By Paul K. Haeder
We’ve seen on this blog a plethora of resources and books to help engage in intellectual reasoning and forward thinking. Not just about climate change. But about education, about narrative framing, about the subtexts of how science, technology, and social change can influence economics in a sometimes runaway competitive marketplace called capitalism. No matter where one might fall on the political spectrum, it’s still the duty of all citizens to grasp reality, knowledge, science, and the systems around them and those influencing them.
Here are two books that help us frame the conversation about problem solving, global tipping points and the regional systems that are under stress that effect not only humanity, but the entire ecosystem James Lovelock devised as the Gaia Theory. We need to look at the realities of the so-called Superpower’s educational grounding, and that of the folk already out of school making decisions after consuming the so-called "fair and balanced" news of the day tied to peak energy, water, food, and climate change. Here are some startling facts about North Americans:
More than 46 percent of Americans think the Earth is around 7,000 years old, and they not only reject evolution even as HIV as a species of virus exhibits grand evolutionary techniques, as do those amphibians "going asexual" after years of exposure to toxins, but they mock it, fabricate ideas behind it, and turn their world of superstitions and half-truths into the book of the dead for their offspring. These adult Americans who are part of the public polarizing climate change have never met a scientist (only 18 percent of all Americans have) and more than half can’t name a living scientist role model.
More than 55 percent of polled Americans believe they have personal angels protecting them: http://abcnews.go.com/US/story?id=5833399&page=1
And, in a Pew poll, the researchers found that more than 68 percent of Americans believe that "angels and demons are active in the world"; 20 percent say they've had an encounter with an angel or a devil.
The media, the blogs, the general conversation in America have gotten more and more disconnected from the realities of science and natural history and nature and astrophysics, even medicine. We are becoming a culture of a general population that doesn't know how things work, how the world works, and those select few who do.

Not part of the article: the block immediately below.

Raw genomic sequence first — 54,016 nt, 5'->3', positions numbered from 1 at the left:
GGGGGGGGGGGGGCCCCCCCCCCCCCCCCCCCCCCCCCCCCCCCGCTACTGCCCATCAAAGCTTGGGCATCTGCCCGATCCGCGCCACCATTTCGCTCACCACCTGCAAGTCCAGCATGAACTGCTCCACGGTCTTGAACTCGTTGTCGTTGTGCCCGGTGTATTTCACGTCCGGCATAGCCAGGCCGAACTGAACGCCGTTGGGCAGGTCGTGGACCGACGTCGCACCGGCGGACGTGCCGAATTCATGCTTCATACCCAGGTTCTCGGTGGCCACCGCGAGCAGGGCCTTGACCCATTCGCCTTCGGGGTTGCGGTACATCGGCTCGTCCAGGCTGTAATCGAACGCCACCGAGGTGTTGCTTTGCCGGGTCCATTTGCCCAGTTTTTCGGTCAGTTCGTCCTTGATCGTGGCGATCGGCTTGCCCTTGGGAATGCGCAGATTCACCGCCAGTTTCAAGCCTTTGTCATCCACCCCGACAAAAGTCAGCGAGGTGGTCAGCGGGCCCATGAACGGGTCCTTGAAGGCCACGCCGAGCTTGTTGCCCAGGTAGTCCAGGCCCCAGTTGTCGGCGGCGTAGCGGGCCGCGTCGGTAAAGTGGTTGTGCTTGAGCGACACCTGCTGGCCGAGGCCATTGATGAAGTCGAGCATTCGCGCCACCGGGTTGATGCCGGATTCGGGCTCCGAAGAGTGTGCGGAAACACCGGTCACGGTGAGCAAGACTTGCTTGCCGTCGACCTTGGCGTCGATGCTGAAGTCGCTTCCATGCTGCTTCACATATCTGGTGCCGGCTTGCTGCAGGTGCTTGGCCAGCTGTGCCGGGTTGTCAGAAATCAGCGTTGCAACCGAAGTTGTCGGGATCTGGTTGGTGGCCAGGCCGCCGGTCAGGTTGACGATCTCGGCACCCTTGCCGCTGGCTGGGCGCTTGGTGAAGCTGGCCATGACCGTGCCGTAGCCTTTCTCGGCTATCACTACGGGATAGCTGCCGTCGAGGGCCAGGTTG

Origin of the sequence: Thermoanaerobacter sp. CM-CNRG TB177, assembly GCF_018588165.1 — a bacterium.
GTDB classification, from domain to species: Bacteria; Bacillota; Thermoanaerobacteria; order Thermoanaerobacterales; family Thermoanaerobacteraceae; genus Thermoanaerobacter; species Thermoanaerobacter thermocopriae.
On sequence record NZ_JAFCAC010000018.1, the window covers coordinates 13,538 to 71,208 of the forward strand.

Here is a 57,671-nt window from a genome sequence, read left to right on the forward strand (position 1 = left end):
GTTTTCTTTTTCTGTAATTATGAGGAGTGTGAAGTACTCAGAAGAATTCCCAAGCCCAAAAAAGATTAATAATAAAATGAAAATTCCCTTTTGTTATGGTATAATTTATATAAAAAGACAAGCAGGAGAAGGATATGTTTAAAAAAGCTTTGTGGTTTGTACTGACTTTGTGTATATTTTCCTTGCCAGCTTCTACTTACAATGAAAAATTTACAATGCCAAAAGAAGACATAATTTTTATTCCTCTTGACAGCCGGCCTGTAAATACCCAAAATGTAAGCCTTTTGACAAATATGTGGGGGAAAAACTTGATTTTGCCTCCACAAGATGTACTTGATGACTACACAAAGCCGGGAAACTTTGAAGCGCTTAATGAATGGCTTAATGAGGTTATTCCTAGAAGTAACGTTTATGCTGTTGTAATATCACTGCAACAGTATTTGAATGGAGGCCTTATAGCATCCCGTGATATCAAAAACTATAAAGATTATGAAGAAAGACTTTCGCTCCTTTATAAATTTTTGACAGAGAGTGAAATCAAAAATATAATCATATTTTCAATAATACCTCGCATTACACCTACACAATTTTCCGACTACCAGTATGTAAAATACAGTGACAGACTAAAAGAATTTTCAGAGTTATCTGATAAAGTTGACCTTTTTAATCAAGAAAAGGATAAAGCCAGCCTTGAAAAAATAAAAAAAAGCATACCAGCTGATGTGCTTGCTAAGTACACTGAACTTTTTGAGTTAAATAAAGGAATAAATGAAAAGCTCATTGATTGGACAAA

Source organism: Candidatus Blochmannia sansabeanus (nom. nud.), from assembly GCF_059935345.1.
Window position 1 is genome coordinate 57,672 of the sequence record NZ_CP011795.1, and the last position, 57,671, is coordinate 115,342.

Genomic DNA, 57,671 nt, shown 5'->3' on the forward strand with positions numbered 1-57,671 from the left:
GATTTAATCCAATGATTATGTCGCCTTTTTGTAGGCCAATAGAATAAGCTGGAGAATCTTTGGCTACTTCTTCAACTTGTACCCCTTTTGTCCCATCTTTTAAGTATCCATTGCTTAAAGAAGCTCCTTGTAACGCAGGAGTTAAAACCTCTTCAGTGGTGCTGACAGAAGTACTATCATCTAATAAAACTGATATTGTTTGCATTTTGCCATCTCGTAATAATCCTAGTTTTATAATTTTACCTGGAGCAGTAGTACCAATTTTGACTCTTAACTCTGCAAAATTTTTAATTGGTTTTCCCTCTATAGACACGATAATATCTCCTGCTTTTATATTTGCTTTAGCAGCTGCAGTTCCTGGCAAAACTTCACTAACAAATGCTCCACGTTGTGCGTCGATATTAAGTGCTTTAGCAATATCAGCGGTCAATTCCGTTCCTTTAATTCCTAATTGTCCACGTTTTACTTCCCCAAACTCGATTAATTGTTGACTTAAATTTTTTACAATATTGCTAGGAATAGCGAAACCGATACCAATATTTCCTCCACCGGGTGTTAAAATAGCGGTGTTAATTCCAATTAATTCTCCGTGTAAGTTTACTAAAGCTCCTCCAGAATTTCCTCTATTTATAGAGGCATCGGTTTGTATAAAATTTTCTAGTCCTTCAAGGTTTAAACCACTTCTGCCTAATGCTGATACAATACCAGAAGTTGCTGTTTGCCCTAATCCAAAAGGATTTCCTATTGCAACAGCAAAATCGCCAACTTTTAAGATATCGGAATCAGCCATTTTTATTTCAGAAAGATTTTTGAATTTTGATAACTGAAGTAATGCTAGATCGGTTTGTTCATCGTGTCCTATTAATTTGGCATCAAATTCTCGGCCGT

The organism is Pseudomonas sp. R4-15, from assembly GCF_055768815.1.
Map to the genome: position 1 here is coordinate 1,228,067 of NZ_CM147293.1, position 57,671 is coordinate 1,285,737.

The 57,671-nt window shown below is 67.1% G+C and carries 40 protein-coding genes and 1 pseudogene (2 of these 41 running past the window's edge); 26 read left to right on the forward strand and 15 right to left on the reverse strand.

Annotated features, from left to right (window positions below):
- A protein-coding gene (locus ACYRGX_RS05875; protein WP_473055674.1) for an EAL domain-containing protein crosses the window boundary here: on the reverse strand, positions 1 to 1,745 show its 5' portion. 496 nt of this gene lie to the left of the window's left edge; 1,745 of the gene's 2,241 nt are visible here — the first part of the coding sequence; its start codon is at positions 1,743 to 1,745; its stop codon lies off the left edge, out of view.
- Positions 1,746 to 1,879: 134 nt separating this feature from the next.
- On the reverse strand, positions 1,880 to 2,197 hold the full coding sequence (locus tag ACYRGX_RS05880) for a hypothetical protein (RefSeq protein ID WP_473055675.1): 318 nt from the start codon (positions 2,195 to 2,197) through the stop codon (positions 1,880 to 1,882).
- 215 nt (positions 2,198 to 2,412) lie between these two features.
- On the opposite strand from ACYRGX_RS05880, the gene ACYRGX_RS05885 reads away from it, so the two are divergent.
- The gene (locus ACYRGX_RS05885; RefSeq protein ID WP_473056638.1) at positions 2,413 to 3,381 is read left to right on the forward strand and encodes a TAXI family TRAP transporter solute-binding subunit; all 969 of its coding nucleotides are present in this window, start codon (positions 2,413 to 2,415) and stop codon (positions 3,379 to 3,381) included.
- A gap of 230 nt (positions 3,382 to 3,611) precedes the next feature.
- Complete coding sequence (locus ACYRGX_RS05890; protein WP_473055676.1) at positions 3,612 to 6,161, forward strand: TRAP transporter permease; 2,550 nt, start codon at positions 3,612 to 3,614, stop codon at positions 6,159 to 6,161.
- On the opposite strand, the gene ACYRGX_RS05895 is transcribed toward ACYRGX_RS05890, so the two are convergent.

We have to blame the messenger, and in their new book, Unscientific America : How Scientific Illiteracy Threatens our Future
, Chris Mooney and Sheril Kirshenbaum give us a look at the realities of our digital age, Marshall McLuhan's "the medium is the message" http://www.caslon.com.au/biographies/mcluhan.htm
part of today's consumer media illumination: for every five hours of cable news, less than one minute is devoted to science. And we know what the majority of that news encompasses.
Here’s an excerpt from Mooney and Kirshenbaum’s book:Rethinking the Problem of Scientific Illiteracy
As Mark Twain put it, “The trouble with the world is not that people know too little, it’s that they know so many things that just aren’t so.” Take the army of aggrieved parents nationwide who swear vaccines are the reason their children developed autism and who seem impossible to convince otherwise. Scientific research has soundly refuted this contention, but every time a new study comes out on the subject, the parents and their supporters have a “scientific” answer that allows them to retain their beliefs. Where do they get their “science” from? From the Internet, celebrities, other parents, and a few non-mainstream researchers and doctors who continue to challenge the scientific consensus, all of which forms a self-reinforcing echo chamber of misinformation.
The anti-vaccination advocates are scientifically incorrect; there’s little doubt of that at this point. But whether they could be called “ignorant” or “scientifically illiterate” is less clear. After all, they’ve probably done far more independent research about a scientific topic that interests and affects them than most Americans have.
The same goes for other highly informed, and deeply wrong, groups—the global warming deniers, anti-evolutionists, UFO obsessives, and so on.
Ignorance isn’t their problem, and neither is a lack of intellectual engagement or motivation. Anyone who has ever discussed global warming on national radio—as Chris has done countless times—can expect to be besieged by callers who don’t accept the prevailing scientific consensus and have obviously done a great deal of research to back up their prejudices. If anything, such individuals want to make a show of their erudition and proceed to rattle off a mind-boggling string of scientific-sounding claims: Global warming isn’t happening on other planets; urban heat islands (cities) thwart global thermometer readings; the atmosphere’s lowest layer, the troposphere, isn’t warming at the rate predicted by climate models; and the like.
Or consider the late Michael Crichton. He was a brilliant science fiction novelist, screenwriter, and movie producer who backed up his best-selling narratives with considerable scientific research. Yet in his late-life novel State of Fear, he penned a wholly misleading and revisionist attack on the science of global warming. Faced with such people, intellectually driven and empowered as never before by the profusion of “science”—good, bad, and awful—on the Internet, one soon recognizes that the lack of scientific knowledge probably isn’t our real problem.